Skip to main content

T.S. Eliot Prize Readings

Eyewear (i.e. I) attended last night's readings, at The Bloomsbury Theatre, featuring the ten poets short-listed for the 2005 annual T.S. Eliot Prize - to be decided this very day - more on that decision later this week.

They read in the following order:

Sinead Morrissey; Pascale Petit; John Stammers; Carol Ann Duffy (absent, read by Elaine Feinstein); Alice Oswald; Break; Polly Clark; Gerard Woodward; Sheenagh Pugh; Helen Farish; and David Harsent.

It is an impressive list, and they all read well, except for Duffy, who was conspicuous by her absence. But Ms. Feinstein did a fine job of covering for her.

This competition is too close to call.

I will make a few remarks on the poets. I feel that any of these poets could win this year, without much damage being done to the sterling reputation of this competition. I don't envy the judges at all.

John Stammers is the kind of poet T.S. Eliot himself would have enjoyed, during his early period, as the use of metaphsyical wit, literary allusion (often to the French, or French-inspired New York School), and urban dandyism is close to his Prufrock persona (updated for the new century, of course).

Pascale Petit is exploring the intersection between the personal and the universal in ways new to English poetry, and is fusing her powerful, disturbing imagery with elements drawn from art, and European surrealism - she has built on the precedent of Plath, and made this dark territory of internal suffering brought outwards, her own.

David Harsent has been one of the few sane, intelligent poetic voices in the U.K. to examine the toxicities of war and violence, and its impact on society and the lone person, during the Iraq crisis, and so has established considerable moral and aesthetic weight for his current work.

Sinead Morrissey has written three or so poems in her new collection, which, for their music, intelligence, feeling and virtuoso use of form, push the writing of verse forward a decade or so.

Polly Clark's sense of style, humour and fresh new perspective on love, and animals, establishes her as one of the best of the younger generation of poets now writing in the U.K.

Carol Ann Duffy's new long series of love poems takes the entire canon of English love poetry and turns it on its head, daringly testing found ideas and cliche, and providing her own sense of beauty. "Tea" is an exceptionally moving poem.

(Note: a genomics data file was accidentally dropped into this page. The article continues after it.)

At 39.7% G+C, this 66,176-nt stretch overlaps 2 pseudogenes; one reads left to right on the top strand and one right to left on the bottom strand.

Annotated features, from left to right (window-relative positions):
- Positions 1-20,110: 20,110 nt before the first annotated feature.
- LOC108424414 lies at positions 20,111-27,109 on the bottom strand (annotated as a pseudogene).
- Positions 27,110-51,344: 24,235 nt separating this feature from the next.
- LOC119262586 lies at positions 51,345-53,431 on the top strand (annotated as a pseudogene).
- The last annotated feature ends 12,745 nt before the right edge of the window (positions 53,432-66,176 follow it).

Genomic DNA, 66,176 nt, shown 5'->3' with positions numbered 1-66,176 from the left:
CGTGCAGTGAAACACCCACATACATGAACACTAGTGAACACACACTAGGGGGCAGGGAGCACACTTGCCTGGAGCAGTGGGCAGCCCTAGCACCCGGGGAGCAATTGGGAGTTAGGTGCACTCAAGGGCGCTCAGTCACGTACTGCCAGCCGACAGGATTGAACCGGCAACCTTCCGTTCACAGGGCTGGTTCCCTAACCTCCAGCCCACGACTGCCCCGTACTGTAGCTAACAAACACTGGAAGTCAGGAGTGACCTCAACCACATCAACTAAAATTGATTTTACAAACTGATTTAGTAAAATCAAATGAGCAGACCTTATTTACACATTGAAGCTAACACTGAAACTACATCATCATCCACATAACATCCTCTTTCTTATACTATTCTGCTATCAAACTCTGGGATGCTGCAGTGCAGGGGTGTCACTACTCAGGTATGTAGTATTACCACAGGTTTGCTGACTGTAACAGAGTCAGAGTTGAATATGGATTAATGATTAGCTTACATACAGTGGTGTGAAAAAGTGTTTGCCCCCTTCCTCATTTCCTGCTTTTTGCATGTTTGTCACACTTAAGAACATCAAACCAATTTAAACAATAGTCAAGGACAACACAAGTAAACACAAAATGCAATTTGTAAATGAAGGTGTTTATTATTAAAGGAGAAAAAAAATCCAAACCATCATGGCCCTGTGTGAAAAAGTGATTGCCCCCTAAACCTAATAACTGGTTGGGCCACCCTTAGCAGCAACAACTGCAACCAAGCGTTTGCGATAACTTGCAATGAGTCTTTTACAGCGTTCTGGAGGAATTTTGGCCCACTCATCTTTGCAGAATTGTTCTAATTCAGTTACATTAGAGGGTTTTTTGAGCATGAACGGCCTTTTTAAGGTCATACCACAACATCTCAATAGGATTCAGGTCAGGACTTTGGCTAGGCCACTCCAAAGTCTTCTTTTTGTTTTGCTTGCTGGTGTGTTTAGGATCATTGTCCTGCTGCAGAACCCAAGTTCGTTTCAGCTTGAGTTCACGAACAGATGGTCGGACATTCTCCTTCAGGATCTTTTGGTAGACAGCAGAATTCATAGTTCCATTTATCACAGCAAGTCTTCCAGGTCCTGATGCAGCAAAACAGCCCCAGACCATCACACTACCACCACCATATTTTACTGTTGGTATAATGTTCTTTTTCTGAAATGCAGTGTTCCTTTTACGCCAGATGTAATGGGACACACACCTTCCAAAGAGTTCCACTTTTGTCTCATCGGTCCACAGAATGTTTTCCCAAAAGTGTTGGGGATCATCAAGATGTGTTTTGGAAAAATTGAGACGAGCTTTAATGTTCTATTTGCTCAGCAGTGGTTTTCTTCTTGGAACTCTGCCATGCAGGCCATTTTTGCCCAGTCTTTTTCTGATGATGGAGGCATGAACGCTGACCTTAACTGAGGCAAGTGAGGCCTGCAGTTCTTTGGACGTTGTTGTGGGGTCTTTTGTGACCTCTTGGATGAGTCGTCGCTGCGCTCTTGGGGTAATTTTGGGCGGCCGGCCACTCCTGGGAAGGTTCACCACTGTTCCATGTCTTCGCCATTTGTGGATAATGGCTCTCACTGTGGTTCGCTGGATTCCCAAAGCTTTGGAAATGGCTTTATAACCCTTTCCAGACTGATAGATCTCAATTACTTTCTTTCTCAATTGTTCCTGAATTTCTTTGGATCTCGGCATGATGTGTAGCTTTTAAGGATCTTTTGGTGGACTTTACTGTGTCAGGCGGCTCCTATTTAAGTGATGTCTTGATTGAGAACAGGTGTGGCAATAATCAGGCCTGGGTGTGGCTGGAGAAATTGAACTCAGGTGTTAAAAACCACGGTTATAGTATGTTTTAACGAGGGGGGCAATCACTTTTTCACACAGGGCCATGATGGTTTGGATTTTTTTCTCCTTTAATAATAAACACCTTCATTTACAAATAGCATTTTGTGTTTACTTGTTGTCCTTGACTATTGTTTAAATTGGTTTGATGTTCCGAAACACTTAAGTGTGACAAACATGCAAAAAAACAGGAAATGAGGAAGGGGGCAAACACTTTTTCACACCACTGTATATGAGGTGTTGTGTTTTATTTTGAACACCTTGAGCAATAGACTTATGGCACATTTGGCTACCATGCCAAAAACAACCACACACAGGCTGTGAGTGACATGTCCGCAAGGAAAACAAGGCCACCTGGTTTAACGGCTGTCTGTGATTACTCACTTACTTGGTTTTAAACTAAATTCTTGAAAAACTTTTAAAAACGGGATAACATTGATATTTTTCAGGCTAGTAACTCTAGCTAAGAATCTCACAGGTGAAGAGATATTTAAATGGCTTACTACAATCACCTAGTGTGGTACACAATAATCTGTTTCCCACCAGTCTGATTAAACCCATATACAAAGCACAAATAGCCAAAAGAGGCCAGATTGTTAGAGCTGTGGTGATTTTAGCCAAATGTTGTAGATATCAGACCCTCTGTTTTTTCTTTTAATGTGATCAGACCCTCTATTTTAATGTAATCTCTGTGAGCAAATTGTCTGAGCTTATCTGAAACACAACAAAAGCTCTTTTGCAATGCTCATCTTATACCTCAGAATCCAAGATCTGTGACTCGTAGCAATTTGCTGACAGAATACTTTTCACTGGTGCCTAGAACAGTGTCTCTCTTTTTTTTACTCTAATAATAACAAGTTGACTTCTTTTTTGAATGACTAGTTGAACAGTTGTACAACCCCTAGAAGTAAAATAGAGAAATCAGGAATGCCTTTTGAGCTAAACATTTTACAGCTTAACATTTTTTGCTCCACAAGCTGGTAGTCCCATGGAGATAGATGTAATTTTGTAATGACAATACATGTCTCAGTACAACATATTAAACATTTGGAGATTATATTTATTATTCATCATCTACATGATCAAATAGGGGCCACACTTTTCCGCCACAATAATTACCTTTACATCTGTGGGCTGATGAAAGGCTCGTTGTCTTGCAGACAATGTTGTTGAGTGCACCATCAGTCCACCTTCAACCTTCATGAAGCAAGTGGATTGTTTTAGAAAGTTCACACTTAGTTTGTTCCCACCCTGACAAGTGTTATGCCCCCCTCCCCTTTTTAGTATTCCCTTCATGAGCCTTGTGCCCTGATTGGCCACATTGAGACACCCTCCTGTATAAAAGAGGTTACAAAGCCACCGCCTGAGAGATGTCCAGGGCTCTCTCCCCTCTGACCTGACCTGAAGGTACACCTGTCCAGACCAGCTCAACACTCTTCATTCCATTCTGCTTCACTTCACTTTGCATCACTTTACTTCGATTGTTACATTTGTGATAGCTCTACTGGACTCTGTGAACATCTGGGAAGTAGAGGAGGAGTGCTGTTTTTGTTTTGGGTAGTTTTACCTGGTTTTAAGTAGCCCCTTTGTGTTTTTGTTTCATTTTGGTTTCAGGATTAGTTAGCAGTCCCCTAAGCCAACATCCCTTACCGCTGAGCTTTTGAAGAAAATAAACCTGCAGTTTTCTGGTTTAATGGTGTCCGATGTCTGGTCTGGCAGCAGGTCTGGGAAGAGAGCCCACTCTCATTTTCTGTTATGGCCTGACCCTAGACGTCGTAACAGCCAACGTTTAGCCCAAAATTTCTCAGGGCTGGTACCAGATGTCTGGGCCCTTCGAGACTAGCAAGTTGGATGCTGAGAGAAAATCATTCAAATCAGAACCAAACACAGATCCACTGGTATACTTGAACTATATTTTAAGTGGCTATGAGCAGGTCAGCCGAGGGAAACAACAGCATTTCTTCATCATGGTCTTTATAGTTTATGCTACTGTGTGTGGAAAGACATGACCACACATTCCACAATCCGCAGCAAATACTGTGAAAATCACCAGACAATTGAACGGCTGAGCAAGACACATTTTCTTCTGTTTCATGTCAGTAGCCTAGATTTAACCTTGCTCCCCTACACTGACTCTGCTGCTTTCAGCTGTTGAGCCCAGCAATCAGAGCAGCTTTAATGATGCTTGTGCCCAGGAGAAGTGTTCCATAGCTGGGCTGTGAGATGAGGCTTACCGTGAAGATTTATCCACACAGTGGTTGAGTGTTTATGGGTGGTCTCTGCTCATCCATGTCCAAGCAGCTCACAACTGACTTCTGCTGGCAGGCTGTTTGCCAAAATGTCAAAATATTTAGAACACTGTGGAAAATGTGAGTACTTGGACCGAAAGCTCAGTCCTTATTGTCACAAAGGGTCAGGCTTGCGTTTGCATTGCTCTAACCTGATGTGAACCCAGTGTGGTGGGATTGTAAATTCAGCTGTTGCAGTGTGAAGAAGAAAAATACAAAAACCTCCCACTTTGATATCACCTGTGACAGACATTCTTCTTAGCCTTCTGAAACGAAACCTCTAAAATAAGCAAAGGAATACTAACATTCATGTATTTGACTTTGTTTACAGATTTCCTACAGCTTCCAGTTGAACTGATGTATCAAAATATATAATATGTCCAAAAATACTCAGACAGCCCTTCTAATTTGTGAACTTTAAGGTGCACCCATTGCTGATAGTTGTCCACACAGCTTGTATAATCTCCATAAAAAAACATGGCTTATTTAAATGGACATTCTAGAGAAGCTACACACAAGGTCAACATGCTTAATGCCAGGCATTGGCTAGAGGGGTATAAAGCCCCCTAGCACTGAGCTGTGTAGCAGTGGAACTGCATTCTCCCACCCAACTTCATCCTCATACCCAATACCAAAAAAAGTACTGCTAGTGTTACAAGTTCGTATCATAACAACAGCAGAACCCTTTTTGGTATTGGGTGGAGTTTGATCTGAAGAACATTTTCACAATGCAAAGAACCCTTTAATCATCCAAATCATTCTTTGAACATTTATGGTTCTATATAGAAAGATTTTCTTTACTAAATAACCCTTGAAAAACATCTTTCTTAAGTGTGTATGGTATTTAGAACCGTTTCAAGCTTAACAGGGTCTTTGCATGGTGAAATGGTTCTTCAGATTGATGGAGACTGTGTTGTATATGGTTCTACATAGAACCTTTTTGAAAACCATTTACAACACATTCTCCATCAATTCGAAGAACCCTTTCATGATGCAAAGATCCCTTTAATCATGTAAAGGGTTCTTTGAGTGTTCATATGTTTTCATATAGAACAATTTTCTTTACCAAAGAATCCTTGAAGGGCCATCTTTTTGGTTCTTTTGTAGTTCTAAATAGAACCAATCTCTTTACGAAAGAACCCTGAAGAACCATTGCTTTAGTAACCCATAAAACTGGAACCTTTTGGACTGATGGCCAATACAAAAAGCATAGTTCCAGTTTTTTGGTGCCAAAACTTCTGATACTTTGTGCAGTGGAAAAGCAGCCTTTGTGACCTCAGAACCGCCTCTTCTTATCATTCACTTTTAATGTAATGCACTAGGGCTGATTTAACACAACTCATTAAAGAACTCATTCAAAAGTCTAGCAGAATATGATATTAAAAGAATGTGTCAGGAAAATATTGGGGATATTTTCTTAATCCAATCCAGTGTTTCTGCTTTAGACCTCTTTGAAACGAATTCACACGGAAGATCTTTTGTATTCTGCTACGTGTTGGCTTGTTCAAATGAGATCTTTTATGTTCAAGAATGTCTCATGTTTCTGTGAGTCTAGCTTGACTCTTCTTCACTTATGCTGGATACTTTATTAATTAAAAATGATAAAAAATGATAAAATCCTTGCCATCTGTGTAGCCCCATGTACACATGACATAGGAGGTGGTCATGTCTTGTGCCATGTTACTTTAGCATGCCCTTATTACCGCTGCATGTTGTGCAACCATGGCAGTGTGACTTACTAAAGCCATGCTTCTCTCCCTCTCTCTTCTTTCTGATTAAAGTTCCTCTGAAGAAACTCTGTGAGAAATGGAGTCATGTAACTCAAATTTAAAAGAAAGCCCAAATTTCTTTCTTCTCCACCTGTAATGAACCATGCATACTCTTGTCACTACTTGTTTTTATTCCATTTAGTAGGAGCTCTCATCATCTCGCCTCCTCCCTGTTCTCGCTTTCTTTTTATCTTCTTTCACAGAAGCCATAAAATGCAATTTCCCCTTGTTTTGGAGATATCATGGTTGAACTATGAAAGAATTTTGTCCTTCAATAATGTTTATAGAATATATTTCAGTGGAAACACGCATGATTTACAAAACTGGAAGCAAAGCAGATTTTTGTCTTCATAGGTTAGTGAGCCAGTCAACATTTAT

Alice Oswald has adopted the tone, high seriousness and mythical agon of a Ted Hughes, and re-expressed it importantly in terms of 21st century language - at once looser, and more austere - and never as assured, given the complexities of how meaning and language are now known to interlock.

Pugh, Woodward and Farish have each written very succesful lyric poems that explore memory, love, loss, and the human need to establish order in a disordered world, through well-deployed images and often inventive lines and phrases.
Post a Comment

Popular posts from this blog


Like a crazed killer clown, whether we are thrilled, horrified, shocked, or angered (or all of these) by Donald Trump, we cannot claim to be rid of him just yet. He bestrides the world stage like a silverback gorilla (according to one British thug), or a bad analogy, but he is there, a figure, no longer of fun, but grave concern.

There has long been a history of misogynistic behaviour in American gangster culture - one thinks of the grapefruit in the face in The Public Enemy, or Sinatra throwing a woman out of his hotel room and later commenting he didn't realise there was a pool below to break her fall, or the polluted womb in Pacino'sScarface... and of course, some gangsta rap is also sexist.  American culture has a difficult way with handling the combined aspects of male power, and male privilege, that, especially in heteronormative capitalist enclaves, where money/pussy both become grabbable, reified objects and objectives (The Wolf of Wall Street for instance), an ugly fus…


According to the latest CBS, ABC, etc, polls, Clinton is still likely to beat Trump - by percentile odds of 66% to 33% and change. But the current popular vote is much closer, probably tied with the error of margin, around 44% each. Trump has to win more key battleground states to win, and may not - but he is ahead in Florida...

We will all know, in a week, whether we live in a world gone madder, or just relatively mad.

While it seems likely calmer heads will prevail, the recent Brexit win shows that polls can mislead, especially when one of the options is considered a bit embarrassing, rude or even racist - and Trump qualifies for these, at least.

If 42-45% of Americans admit they would vote for Trump, what does that say about the ones not so vocal? For surely, they must be there, as well. Some of the undecided will slide, and more likely they will slide to the wilder and more exciting fringe candidate. As may the libertarians.

Eyewear predicts that Trump will just about manage to win th…


Announcing the Shortlist for the 2016 Sexton PrizeSeptember 13, 2016 / By Kelly Davio
Eyewear Publishing is pleased to announce the shortlist for the 2016 Sexton Prize. The finalists are, in no particular order, as follows:

HISTORY OF GONE, Lynn Schmeidler
SEVERE CLEAR, Maya Catherine Popa
SIT IN THE DARK WITH ME, Jesse Lee Kercheval

The shortlist was selected by Eyewear’s Director Todd Swift with Senior Editor Kelly Davio. Don Share of Poetry Magazine will select the winning manuscript, which will be released at the 2017 AWP conference in Washington, D.C. The winner will be announced in October. 
Congratulations to our finalists!